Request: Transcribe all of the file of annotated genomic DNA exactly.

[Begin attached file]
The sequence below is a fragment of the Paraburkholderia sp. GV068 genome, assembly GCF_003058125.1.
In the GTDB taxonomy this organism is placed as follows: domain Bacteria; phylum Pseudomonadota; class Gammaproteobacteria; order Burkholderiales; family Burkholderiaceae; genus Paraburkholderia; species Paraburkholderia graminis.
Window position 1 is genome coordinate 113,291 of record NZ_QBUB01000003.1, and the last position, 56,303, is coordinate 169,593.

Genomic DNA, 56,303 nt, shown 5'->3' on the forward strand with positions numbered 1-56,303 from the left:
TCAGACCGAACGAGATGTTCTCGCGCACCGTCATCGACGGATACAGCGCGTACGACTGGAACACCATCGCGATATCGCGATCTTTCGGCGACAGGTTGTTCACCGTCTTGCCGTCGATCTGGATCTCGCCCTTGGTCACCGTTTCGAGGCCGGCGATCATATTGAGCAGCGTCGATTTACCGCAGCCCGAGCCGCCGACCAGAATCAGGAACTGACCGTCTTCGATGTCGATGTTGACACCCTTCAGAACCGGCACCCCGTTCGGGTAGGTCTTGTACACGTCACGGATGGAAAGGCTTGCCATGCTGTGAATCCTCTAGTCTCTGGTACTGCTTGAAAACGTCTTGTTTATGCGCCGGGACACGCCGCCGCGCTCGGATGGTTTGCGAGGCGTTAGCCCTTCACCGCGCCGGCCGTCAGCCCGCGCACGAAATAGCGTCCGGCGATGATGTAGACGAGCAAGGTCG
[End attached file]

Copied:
The sequence below is a fragment of the Paraburkholderia sp. GV068 genome, assembly GCF_003058125.1.
In the GTDB taxonomy this organism is placed as follows: domain Bacteria; phylum Pseudomonadota; class Gammaproteobacteria; order Burkholderiales; family Burkholderiaceae; genus Paraburkholderia; species Paraburkholderia graminis.
Window position 1 is genome coordinate 113,291 of record NZ_QBUB01000003.1, and the last position, 56,303, is coordinate 169,593.

Genomic DNA, 56,303 nt, shown 5'->3' on the forward strand with positions numbered 1-56,303 from the left:
TCAGACCGAACGAGATGTTCTCGCGCACCGTCATCGACGGATACAGCGCGTACGACTGGAACACCATCGCGATATCGCGATCTTTCGGCGACAGGTTGTTCACCGTCTTGCCGTCGATCTGGATCTCGCCCTTGGTCACCGTTTCGAGGCCGGCGATCATATTGAGCAGCGTCGATTTACCGCAGCCCGAGCCGCCGACCAGAATCAGGAACTGACCGTCTTCGATGTCGATGTTGACACCCTTCAGAACCGGCACCCCGTTCGGGTAGGTCTTGTACACGTCACGGATGGAAAGGCTTGCCATGCTGTGAATCCTCTAGTCTCTGGTACTGCTTGAAAACGTCTTGTTTATGCGCCGGGACACGCCGCCGCGCTCGGATGGTTTGCGAGGCGTTAGCCCTTCACCGCGCCGGCCGTCAGCCCGCGCACGAAATAGCGTCCGGCGATGATGTAGACGAGCAAGGTCG